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Discussion Starter #1
Currently running yoko a052 195/225 on track (probably -2.8 camber all around) and I've shredded through my rears with very little wear up front!

Does this suggest an imbalance with the car? Everyone talks about upsizing the front to 205 for more grip, but if I really want more overall grip shouldn't I actually be getting some big fatties on that rear?

Anyone run 195 up front and 245 in the rear? My car is oversteery as-is, so will it really make my car too understeery?

Granted I want balanced grip during turns. It is possible the rear is wearing in the straights and the turning balance is fine?
 

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Camber doesn't tell us much. What is your rear toe? Also, are the rear endlinks fine? No play? What is your front Sway bar set to? What shocks? Are they adjustable? What are they set to? Tire pressures?

What kind tire wear do you have? Can you post a picture?
 
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Like Matt said, the real question is why you're oversteering so badly with that setup. Answer that first then address that particular answer. What's your power level at? I'd get it if you are at 300+whp but not the stock ~160-ish.
 

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Discussion Starter #4
Like Matt said, the real question is why you're oversteering so badly with that setup.
Well okay I wouldn't say oversteering badly. The rear get's light on two downhill turns at my local track (Pitt Race). I'd like to be able to put down some power going down those hills. Otherwise the car is relatively neutral right now. A little more understeer is fine, I just don't want to ruin the balance of the car!

What is your rear toe? Also, are the rear endlinks fine? No play? What is your front Sway bar set to? What shocks? Are they adjustable? What are they set to? Tire pressures?
What kind tire wear do you have? Can you post a picture?
rear toe ~1/8". toe links are new, no play.
trackpack front sway, full hard.
penske DA 550/800, Front: 5FFHC,10FFR, Rear: 20FFHC, 40FFHR (Fred's settings, but hardened rebound up front to induce throttle-understeer)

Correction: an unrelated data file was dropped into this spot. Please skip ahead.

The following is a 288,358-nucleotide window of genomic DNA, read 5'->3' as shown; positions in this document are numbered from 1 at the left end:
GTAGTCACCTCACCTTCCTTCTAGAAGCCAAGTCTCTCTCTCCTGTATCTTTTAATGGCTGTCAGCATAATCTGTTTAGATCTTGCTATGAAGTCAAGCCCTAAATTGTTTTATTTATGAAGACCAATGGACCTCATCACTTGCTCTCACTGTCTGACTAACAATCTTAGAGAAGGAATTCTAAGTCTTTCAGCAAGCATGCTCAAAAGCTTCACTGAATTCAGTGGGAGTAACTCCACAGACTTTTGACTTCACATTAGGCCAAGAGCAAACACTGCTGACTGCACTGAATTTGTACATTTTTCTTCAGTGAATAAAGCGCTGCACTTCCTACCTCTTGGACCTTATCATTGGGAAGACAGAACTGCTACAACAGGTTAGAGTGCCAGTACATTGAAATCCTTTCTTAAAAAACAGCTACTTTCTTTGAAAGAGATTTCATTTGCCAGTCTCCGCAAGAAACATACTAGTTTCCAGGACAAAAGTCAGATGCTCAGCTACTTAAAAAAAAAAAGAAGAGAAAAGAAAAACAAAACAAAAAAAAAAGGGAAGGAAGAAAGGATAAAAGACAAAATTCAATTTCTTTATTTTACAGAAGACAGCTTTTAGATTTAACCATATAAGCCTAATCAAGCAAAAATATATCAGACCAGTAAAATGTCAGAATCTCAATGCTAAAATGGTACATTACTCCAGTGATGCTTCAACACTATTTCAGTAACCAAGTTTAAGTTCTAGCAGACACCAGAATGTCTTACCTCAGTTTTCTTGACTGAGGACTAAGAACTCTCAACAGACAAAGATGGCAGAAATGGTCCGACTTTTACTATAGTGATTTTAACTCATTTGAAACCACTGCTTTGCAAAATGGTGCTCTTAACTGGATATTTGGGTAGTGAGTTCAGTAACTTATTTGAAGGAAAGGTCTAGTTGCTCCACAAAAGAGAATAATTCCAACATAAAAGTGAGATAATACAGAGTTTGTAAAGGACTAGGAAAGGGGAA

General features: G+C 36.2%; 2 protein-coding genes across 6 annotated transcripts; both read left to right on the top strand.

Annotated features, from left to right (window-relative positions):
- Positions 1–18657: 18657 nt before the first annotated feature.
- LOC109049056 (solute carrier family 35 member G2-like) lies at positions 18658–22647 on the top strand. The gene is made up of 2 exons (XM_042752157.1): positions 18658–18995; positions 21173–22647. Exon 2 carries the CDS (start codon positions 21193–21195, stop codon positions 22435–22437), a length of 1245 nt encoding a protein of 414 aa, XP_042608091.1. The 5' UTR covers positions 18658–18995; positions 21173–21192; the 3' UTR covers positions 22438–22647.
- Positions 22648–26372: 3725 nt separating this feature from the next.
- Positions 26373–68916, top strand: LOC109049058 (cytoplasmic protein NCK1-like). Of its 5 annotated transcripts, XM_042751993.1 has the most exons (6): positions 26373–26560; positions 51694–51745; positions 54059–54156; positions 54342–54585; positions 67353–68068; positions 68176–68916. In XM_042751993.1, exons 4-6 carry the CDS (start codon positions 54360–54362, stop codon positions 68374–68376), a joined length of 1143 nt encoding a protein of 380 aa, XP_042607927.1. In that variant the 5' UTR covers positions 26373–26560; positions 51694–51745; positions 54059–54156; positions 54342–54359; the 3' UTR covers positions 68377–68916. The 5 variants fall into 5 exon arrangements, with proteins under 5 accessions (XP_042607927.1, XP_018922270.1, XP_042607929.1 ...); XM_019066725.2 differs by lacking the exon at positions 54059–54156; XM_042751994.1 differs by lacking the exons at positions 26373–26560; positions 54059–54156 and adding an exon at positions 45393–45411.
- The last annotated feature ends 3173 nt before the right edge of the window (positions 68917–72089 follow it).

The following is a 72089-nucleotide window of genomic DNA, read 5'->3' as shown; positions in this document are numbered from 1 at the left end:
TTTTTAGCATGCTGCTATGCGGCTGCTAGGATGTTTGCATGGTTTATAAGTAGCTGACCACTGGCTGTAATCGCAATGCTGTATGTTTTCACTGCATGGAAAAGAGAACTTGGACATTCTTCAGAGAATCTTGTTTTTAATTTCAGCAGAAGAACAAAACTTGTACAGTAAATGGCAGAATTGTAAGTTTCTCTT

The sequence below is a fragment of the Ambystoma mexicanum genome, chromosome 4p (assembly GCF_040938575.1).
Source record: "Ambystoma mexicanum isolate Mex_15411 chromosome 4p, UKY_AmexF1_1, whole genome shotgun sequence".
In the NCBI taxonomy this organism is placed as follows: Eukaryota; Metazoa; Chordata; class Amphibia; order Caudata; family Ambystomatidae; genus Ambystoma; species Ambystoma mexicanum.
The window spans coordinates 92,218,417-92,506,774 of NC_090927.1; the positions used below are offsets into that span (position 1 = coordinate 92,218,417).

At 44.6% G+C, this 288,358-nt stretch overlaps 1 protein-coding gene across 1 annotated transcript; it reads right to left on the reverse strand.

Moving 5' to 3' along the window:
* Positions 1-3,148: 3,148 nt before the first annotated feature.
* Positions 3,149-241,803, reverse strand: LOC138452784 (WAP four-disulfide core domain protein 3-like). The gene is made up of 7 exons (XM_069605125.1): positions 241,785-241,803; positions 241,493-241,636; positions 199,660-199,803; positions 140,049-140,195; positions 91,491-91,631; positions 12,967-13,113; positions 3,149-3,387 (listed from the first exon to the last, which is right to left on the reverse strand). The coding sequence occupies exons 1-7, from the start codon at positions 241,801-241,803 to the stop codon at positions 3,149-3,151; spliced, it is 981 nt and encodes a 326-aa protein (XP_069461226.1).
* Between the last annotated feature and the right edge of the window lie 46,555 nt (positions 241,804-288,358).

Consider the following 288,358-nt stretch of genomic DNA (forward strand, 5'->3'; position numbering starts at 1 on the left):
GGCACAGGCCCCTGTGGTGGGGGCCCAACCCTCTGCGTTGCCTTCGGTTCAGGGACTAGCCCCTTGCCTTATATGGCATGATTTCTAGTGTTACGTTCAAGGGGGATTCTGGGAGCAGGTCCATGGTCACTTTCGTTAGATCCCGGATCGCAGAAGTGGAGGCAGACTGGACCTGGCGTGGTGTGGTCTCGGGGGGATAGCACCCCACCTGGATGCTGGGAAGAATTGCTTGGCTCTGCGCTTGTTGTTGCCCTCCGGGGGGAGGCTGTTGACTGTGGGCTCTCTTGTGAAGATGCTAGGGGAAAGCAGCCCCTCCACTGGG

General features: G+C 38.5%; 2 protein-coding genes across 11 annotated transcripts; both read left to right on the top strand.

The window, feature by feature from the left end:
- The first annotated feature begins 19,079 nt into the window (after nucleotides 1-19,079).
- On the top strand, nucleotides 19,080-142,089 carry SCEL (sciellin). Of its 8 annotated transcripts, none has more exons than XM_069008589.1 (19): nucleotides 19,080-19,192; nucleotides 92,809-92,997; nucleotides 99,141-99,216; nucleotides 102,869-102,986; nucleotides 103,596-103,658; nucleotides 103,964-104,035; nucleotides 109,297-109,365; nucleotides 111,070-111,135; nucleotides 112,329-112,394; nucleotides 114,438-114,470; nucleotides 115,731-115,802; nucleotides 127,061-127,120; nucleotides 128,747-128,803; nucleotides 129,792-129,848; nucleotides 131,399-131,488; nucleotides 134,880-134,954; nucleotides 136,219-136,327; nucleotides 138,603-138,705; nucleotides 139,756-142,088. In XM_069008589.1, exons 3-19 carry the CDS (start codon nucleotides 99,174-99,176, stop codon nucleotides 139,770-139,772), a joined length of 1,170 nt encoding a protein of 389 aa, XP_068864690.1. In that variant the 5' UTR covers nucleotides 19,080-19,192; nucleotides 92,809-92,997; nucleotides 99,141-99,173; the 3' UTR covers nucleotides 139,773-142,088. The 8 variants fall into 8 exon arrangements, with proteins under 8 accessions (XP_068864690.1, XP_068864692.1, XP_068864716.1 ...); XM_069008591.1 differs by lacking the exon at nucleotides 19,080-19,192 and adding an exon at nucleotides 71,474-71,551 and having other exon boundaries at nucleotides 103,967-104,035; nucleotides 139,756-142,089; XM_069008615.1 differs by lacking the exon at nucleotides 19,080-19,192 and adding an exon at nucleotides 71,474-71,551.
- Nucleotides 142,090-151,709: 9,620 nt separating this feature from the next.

tire pressures: 25F/26R hot
Wear is even-ish (I had them over-inflated one session, so did wear down the center).
Photo coming soon...

What's your power level at? I'd get it if you are at 300+whp but not the stock ~160-ish.
stock S240 power. I'm not so concerned about power in the straights, just want to get the best contact patch in turns. Given the 32F/68R weight distribution, maybe it makes sense to put more tire in the back? Then if I'm getting understeer or oversteer, tune those out with alignment/shock settings?
 

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Interesting. You have similar hardware but your shock and sway bar settings are much different than mine.

My setup:
Penske DA's, 550 front/800 rear, track pack (adjustable front sway bar), Hoosier A7 tires (205/45/16 front, 225/45/17 rear), EP uprights and steering arms (ride heights approx 110mm f/115mm r, before corner weighting, camber -2.8* front, -3.3* rear). So same shocks and springs, same sway bar, different uprights (assuming yours are stock) and probably different ride heights.

My shock and sway bar settings:
Front sway bar one notch stiffer than softest setting
Front and rear shocks 5 FFHC/14 FFHR (same settings front and rear)

FYI according to my notes Fred's recommended track settings for the 550/800 springs are 5 FFHC/12 FFHR (same settings front and rear), so based on my notes your rear settings are far different.

So the big differences are your stiffer front sway bar setting and your much softer rear shock settings. I would think if anything your car would push with those settings. FWIW I feel my setup is very neutral/balanced in mid-corner, when near the limit on a "carousel" type corner I can do a 4 wheel drift while using my right foot to maintain my line. Regarding the sway bar, IMO the stiff springs allow less sway bar, which I think is a good thing; certainly its a good thing for front end grip, but I also find that a stiff sway bar can be problematic when you hit asymmetric bumps (like raised apex curbing), where a more independent suspension avoids excessive body roll and even a "skip" if the impact is too abrupt.

Maybe we need to know more about these 2 downhill turns? increasing radius, decreasing radius, or uniform? Are they continuous downhill (uniform slope), or...? Positive camber?

HTH, -Ed
 

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In general, the shock settings mostly change the car in entry or exit for a smooth surface. Once the car takes a set, particular in a long sweeper where it is more obvious, the sway bar settings are changed to alter f/r balance. If it is a shallow turn then more likely that shock changes are recommended to start from. There are so many deltas between cars that Fred's recommended settings are just starting points to tuning. Even changing brand of tires with same sizes we twist the knobs. I recommend using a tire pyrometer to measure across 3 points on each tire; that can show you whether you need more or less camber.